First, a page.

CBC, along with its broadcast partners TSN and Sportsnet, will offer more than 1200 hours of broadcast coverage, with an additional 2500 hours of live sport on CBC Gem, cbc.ca/beijing2022 and the CBC Sports app. CBC Radio One listeners will stay up-to-date with the five-minute LIVE at :25 Olympic Winter Games Report, every hour during regional morning, noon and afternoon drive shows, providing news on Canadian athletes and teams. CBC Radio’s flagship news programs World Report, World This Hour and World at Six will also feature live reports and stories from CBC News reporters, gathering information on the ground in China. 

Audiences will also be able to stream CBC’s coverage of Beijing 2022 live and on demand through Prime Video, and with television service providers 

BellRogersShawTelus and Cooptel. Live event coverage will also be available through fuboTV and RiverTV, and via the CBC Gem and CBC TV apps through connected TV devices Apple TV, Roku, FireTV, Google TV and Chromecast. Additionally, Prime Video users will be able to view CBC/Radio-Canada’s CBC 360: Beijing 2022 and Radio-Canada 360: Beijing 2022 channels. Viewers can contact the providers above for more information.

For information about Radio-Canada’s coverage, click here.

Reading in the time of COVID:  Bringing Book Lovers Together on Zoom

The CCB Listeners Book Club Chapter is made up of blind and partially sighted individuals who love to read, get together, chat, recommend and discuss the books we read every month.

We have been meeting for many years in person at the National office of the CCB in Ottawa, and enjoyed a good discussion about our books over a cup of coffee.  We share the responsibility of choosing the books that we will read, which broadens our literary horizons.  On occasion, we have had guest appearances from authors.

Happily, we have continued our meetings during the pandemic via Zoom and this has opened the door to welcome people from beyond the boundaries of Ottawa, including other provinces. Therefore, we would like to invite blind or visually impaired people who enjoy reading to join us.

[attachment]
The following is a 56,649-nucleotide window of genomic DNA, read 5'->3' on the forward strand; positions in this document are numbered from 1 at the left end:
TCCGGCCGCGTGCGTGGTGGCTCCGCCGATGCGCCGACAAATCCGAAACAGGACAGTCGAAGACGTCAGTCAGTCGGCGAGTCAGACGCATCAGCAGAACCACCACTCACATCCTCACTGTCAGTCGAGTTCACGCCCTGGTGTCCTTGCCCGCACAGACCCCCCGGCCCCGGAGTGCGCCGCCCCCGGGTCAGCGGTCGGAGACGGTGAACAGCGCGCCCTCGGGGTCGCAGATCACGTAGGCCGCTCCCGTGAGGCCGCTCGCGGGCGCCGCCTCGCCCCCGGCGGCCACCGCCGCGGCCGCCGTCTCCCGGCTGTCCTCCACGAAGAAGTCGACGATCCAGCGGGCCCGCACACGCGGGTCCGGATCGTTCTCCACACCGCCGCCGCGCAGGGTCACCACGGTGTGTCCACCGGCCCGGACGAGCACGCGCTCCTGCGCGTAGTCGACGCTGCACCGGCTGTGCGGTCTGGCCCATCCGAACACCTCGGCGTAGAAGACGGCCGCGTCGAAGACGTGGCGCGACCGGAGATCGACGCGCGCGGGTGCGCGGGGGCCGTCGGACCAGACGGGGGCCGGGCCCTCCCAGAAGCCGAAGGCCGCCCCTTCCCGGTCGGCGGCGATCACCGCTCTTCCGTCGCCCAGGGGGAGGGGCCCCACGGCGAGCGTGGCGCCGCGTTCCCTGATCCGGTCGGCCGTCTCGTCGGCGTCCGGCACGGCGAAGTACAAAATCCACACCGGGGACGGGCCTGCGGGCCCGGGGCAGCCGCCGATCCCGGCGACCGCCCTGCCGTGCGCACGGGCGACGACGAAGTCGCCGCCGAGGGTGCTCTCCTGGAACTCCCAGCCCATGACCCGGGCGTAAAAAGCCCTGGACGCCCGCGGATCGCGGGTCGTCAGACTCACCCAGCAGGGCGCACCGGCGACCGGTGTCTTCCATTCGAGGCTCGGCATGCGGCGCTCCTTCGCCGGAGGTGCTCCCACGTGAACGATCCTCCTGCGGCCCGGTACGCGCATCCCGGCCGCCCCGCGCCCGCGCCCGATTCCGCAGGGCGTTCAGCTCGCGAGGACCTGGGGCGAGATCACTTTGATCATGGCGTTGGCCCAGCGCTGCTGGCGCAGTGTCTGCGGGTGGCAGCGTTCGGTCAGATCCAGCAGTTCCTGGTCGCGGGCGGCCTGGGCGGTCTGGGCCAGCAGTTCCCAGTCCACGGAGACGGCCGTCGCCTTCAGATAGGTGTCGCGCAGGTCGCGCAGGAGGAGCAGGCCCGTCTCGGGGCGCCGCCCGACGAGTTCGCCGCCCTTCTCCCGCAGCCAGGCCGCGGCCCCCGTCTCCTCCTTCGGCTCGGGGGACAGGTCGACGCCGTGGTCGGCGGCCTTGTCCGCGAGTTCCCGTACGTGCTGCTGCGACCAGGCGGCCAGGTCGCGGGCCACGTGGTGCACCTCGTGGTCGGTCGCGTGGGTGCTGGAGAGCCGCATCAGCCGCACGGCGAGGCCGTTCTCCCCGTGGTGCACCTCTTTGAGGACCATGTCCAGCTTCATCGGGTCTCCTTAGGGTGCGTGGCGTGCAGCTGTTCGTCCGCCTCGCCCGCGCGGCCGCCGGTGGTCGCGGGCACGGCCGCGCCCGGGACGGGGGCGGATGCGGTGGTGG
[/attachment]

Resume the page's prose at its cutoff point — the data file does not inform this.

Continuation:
We meet on the first Tuesday of every month from 10:00 am to 11:00 a.m.

Eastern Time to discuss the book that we have chosen for that month.

If you are interested in joining us, you only need to be, or become a member of CCB.  Membership is $10.00 per year.

 You will need to be able to download the books from the CELA library.

Assistance may be provided through CCB’s Get Together With Technology program. If you are new to Zoom, we’ll help you to get set up.

For more information and to register, please send an email to Gabriela at [email protected]  We look forward to hearing from you.

Submitted by Shelley Ann Morris

CCB Peterborough Chapter’s New Partnership

It is with great pleasure that the CCB Peterborough Chapter announces their partnership with Charlotte Cares by Charlotte Products in Peterborough Ontario

We have been very fortunate to have received many donations of gently used visual aids for our lending library, called “From the Blind for the Blind”. As a result, we found ourselves in need of an accessible, comfortable, warm place to house and display many of our items.

About Charlotte

Since 1986, Charlotte Products Ltd™ has been helping people everywhere live healthier and safer lives. We are the pioneers of certified green cleaning and a leading performance formulator and manufacturer globally supporting our partners by creating effective, healthy and environmentally responsible cleaning solutions. We combine sustainable, green certified and innovative products with simplified programs, product training and resources by market segment, to inspire our customers to join us as industry experts creating safe healthy spaces. Given today’s climate with the current SARS-CoV-2 (Coronavirus) and COVID-19 Disease globally, Charlotte Products shared insight and knowledge transfer has never been more important.

Charlotte Cares, an outreach program by charlotte Products which supports local initiatives, has partnered with us and offered such a space.  Their goal is to “Volunteer in our community as often as possible to collectively make a difference and inspire others to participate in creating safe healthy spaces for future generations.”

Together, Charlotte Cares and CCB Peterborough Chapter has created a safe, warm space so we can take in members, and anyone from our community who is interested in trying out and seeing if any of our visual aids will suit them and meet their needs.

This service is open to everyone and at no cost to them.  We can be reached via email [email protected]  to find out what is in our library and set up an appointment to come to the space.

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Update from Bowls Canada


*This note was passed along to the Visions newsletter from Elizabeth Mayo, a passionate lawn bowler and member and supporter of CCB. We would like to wish Elizabeth luck in upcoming events!